UPDATE Part 
SET Part_Cost
= (SELECT i.Vendor_Cost
FROM Inventory i
JOIN Part_Supplier s
ON p.partid = s.partid
WHERE Part.Part_Id = Part_Supplier.Part_Id)
WHERE EXISTS
(SELECT *
FROM Inventory i
JOIN Part_Supplier s
ON p.partid = s.partid
WHERE Part.Part_Id = Part_Supplier.Part_Id)



Your other option is to use the MERGE statement, which first became available in SQL Server 2008. I'll let you work out the syntax for yourself.

Even if your relationships are all one-to-one, I would still advise against using UPDATE ... FROM. This is in case a junior developer looks at your code and thinks it's OK to use the same construction in all circumstances. It also gets you into the habit of doing correctly every time.

John
Jeff Moden
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John,

I agree that there's only one column to be updated here and so it won't make much difference for this example, but using the strictly ANSI syntax for UPDATE in SQL Server will cause the execution time to double if you update 2 columns and triple if you update 3 columns.

As for the proprietary nature of SQL Server's UPDATE/FROM, do you really port code between different RDBMSs that often? It's just my opinion but, to me, true portability is an absolute myth because no one follows the ANSI standards 100% so might as well use the performance enriched proprietary features of each RDBMS.

Also, even with the good code you wrote, there's still the high probability of more than one cost being available for the scenario given so far.

--Jeff Moden

RBAR is pronounced ree-bar and is a Modenism for Row-By-Agonizing-Row.
First step towards the paradigm shift of writing Set Based code:
Stop thinking about what you want to do to a row... think, instead, of what you want to do to a column.
If you think its expensive to hire a professional to do the job, wait until you hire an amateur. -- Red Adair

Helpful Links:
How to post code problems
How to post performance problems
Forum FAQs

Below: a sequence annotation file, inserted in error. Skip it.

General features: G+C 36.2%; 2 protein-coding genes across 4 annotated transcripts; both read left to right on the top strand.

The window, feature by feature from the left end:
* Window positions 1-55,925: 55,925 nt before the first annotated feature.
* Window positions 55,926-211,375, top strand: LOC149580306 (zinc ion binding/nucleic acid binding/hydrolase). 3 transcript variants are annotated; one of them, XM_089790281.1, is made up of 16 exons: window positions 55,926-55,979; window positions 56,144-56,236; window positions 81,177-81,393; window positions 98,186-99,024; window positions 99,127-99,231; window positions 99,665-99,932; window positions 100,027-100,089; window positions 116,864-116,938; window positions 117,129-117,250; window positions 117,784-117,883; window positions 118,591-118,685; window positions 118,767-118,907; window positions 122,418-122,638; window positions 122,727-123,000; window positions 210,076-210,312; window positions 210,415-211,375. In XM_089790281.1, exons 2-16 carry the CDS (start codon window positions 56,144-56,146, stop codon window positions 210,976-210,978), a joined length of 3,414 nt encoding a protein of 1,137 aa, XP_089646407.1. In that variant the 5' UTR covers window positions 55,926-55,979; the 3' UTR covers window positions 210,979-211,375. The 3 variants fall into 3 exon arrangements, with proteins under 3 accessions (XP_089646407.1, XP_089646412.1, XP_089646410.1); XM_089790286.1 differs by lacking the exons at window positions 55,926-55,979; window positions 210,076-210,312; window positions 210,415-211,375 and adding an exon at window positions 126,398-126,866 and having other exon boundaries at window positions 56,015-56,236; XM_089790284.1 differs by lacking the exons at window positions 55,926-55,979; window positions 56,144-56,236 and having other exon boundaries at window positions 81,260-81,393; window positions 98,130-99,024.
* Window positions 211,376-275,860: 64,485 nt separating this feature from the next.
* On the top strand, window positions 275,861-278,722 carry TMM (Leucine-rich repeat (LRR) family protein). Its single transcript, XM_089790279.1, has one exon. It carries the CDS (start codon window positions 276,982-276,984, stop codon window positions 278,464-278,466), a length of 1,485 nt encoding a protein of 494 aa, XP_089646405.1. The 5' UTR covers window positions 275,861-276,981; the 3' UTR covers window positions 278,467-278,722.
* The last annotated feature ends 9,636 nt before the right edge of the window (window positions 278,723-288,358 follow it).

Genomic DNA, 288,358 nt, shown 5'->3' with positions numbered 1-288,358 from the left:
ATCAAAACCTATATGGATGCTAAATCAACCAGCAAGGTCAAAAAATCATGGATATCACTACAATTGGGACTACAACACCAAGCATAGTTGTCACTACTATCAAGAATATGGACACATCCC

Jeff Moden
Jeff Moden
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ghanshyam.kundu (9/27/2011)
i am completely agree with jeff. and manipulating the query as per him

UPDATE p
SET Part_Cost = I.Vendor_Cost
FROM PART p inner join Part_Supplier PS on p.partid=ps.partid
INNER JOIN Inventory I on I.Part_Id = PS.Part_Id


I'm pretty sure that still won't account for the fact that there could be more than one cost depending on the vendor associated with inventory. It's not your fault... there's just not enough information given for this problem to solve it correctly.

--Jeff Moden

RBAR is pronounced ree-bar and is a Modenism for Row-By-Agonizing-Row.
First step towards the paradigm shift of writing Set Based code:
Stop thinking about what you want to do to a row... think, instead, of what you want to do to a column.
If you think its expensive to hire a professional to do the job, wait until you hire an amateur. -- Red Adair

Helpful Links:
How to post code problems
How to post performance problems
Forum FAQs
John Mitchell-245523
John Mitchell-245523
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Jeff, I agree with you. Although I mentioned Mr Celko's name, in doing so I didn't intend to imply that I was taking his strict "ANSI good, proprietary bad" line. My view is that one should use ANSI SQL unless a proprietary syntax adds something in terms of performance or functionality. In terms of UPDATE...FROM, I think the opposite is true - that it's so dangerous that, in my opinion, it should only be used as a last resort. When I say "last resort", I mean if it can be shown that its performance is significantly better than the alternatives. In such circumstances, it should be thoroughly commented so that anyone reading the code knows that there is no possibility of cardinality errors, and no poor unsuspecting and inexperienced developers are tempted to use it elsewhere without due consideration. As always, and I should have said this in my previous post, test thoroughly before deciding which construction to use.

John
mwendeck
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Thanks for all the information you have provided to me. Very Helpful! Thanks Again!